Sartor Resartus

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Page 350 - Merciful Heaven, Thou rather with thy sharp and sulphurous bolt Split'st the unwedgeable and gnarled oak Than the soft myrtle: but man, proud man, Drest in a little brief authority, Most ignorant of what he's most assured, His glassy essence, like an angry ape, Plays such fantastic tricks before high heaven As make the angels weep; who, with our spleens, Would all themselves laugh mortal.
Page 292 - The stars shall fade away, the sun himself Grow dim with age, and Nature sink in years, But thou shalt flourish in immortal youth, Unhurt amidst the war of elements, The wreck of matter, and the crush of worlds.
Page 303 - And unto this he frames his song: Then will he fit his tongue To dialogues of business, love, or strife; But it will not be long...
Page 37 - In Being's floods, in Action's storm, I walk and work, above, beneath, Work and weave in endless motion ! Birth and Death, An infinite ocean ; A seizing and giving The fire of Living : Tis thus at the roaring Loom of Time I ply, And weave for God the Garment thou seest Him by.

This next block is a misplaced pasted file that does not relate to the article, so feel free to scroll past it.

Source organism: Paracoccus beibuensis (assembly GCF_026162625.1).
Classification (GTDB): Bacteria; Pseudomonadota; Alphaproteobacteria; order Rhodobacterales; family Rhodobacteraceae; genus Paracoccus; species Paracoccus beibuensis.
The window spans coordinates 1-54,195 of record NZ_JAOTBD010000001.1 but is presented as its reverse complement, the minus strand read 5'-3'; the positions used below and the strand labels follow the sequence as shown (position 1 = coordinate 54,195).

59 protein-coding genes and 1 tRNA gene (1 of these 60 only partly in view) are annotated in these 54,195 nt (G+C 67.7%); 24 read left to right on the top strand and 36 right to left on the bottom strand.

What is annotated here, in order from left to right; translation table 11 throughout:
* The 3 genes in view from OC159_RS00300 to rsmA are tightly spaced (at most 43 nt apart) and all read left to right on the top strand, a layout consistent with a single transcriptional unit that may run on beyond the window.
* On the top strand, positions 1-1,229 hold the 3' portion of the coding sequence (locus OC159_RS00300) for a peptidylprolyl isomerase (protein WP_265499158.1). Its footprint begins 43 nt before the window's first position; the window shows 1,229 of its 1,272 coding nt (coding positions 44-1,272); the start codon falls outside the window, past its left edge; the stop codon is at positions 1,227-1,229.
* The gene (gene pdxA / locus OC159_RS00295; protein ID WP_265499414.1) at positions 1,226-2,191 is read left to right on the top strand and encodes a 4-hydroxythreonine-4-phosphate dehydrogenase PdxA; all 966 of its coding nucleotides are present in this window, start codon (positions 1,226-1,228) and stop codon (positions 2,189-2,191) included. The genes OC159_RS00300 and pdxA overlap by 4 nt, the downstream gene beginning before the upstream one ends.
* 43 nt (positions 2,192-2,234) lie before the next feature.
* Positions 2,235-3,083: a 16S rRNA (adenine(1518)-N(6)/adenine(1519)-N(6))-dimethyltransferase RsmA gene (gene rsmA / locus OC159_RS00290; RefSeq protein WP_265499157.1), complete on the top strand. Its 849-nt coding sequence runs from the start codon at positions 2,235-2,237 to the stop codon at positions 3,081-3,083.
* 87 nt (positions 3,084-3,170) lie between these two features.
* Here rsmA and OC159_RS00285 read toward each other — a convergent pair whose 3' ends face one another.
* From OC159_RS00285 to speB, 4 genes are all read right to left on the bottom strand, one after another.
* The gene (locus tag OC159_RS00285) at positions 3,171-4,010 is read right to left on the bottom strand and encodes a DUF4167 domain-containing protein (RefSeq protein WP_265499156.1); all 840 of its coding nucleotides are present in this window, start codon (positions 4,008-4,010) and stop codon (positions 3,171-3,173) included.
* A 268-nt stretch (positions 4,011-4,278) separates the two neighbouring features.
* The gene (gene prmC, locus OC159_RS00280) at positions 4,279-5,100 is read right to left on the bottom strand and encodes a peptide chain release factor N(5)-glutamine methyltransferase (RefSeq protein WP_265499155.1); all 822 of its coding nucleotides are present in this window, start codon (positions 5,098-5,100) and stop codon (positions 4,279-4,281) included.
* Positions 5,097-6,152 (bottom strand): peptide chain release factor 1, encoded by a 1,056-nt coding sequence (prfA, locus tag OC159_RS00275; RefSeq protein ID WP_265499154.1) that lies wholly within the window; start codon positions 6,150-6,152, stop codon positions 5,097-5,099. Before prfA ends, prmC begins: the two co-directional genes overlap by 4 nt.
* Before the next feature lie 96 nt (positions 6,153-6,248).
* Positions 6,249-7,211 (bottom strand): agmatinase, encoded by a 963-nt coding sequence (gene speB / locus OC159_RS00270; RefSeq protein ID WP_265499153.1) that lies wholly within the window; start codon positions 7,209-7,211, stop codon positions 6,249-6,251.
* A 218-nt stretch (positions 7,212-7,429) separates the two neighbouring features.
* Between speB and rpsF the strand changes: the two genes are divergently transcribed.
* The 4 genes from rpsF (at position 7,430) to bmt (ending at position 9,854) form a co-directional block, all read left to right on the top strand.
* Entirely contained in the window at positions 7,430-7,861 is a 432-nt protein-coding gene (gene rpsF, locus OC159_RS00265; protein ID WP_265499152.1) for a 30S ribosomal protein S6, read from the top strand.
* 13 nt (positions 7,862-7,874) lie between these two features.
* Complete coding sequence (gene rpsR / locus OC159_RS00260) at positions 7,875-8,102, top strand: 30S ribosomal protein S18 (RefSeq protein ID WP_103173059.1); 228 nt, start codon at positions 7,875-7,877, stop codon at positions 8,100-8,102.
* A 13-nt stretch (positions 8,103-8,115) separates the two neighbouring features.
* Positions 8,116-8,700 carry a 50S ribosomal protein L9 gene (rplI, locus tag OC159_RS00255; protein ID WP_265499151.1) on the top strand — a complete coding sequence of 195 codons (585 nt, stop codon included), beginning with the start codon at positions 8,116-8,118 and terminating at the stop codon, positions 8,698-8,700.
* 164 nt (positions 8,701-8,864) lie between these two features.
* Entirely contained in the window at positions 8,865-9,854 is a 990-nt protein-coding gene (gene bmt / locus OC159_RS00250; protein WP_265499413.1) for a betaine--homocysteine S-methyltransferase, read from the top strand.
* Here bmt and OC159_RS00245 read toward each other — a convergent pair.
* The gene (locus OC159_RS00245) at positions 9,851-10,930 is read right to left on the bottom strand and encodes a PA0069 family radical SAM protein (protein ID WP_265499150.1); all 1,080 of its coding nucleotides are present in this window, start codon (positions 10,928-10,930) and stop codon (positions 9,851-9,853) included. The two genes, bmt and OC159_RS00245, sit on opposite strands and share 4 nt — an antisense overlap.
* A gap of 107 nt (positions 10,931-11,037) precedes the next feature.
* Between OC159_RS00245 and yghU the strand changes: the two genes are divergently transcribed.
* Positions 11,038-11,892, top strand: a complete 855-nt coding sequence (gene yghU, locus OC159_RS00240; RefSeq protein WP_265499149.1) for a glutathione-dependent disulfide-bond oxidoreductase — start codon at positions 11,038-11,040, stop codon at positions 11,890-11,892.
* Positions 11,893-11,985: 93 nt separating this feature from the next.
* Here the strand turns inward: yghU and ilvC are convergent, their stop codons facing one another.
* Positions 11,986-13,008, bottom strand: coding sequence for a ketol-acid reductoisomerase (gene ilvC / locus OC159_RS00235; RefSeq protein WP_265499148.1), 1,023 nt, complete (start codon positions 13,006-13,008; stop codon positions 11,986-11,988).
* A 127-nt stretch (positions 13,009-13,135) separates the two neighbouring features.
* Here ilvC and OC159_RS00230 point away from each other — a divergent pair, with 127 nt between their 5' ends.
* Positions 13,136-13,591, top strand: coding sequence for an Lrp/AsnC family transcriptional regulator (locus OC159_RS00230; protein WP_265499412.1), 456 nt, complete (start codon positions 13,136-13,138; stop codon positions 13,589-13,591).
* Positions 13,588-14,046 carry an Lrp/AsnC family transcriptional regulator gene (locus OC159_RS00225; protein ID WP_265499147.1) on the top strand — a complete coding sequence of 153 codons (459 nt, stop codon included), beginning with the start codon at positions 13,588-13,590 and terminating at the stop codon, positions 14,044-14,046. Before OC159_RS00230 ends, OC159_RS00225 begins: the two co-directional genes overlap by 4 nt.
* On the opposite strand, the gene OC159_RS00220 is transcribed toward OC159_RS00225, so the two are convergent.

Page 289 - Come, my friends, Tis not too late to seek a newer world. Push off, and sitting well in order smite The sounding furrows; for my purpose holds To sail beyond the sunset, and the baths Of all the western stars, until I die. It may be that the gulfs will wash us down: It may be we shall touch the Happy Isles, And see the great Achilles, whom we knew. Tho' much is taken, much abides; and tho...
Page 271 - And mony a hill between; But, day and night, my fancy's flight Is ever wi' my Jean. I see her in the dewy flowers, I see her sweet and fair: I hear her in the tunefu...
Page 313 - Avaunt ! and quit my sight. Let the earth hide thee ! Thy bones are marrowless, thy blood is cold ; Thou hast no speculation in those eyes, Which thou dost glare with.
Page 311 - At thirty man suspects himself a fool ; Knows it at forty, and reforms his plan ; At fifty chides his infamous delay, Pushes his prudent purpose to resolve; In all the magnanimity of thought Resolves and re-resolves; then dies the same.
Page xx - To conclude from all, what is man himself but a microcoat, or rather a complete suit of clothes with all its trimmings ? As to his body there can be no dispute ; but examine even the acquirements of his mind, you will find them all contribute in their order towards furnishing out an exact dress : to instance no more ; is not religion a cloak, honesty a pair of shoes worn out in the dirt, selflove a surtout, vanity a shirt, and conscience a pair of breeches, which, though a cover for lewdness as well...
Page 354 - Why do they prate of the blessings of Peace? we have made them a curse, Pickpockets, each hand lusting for all that is not its own; And lust of gain, in the spirit of Cain, is it better or worse Than the heart of the citizen hissing in war on his own hearthstone?

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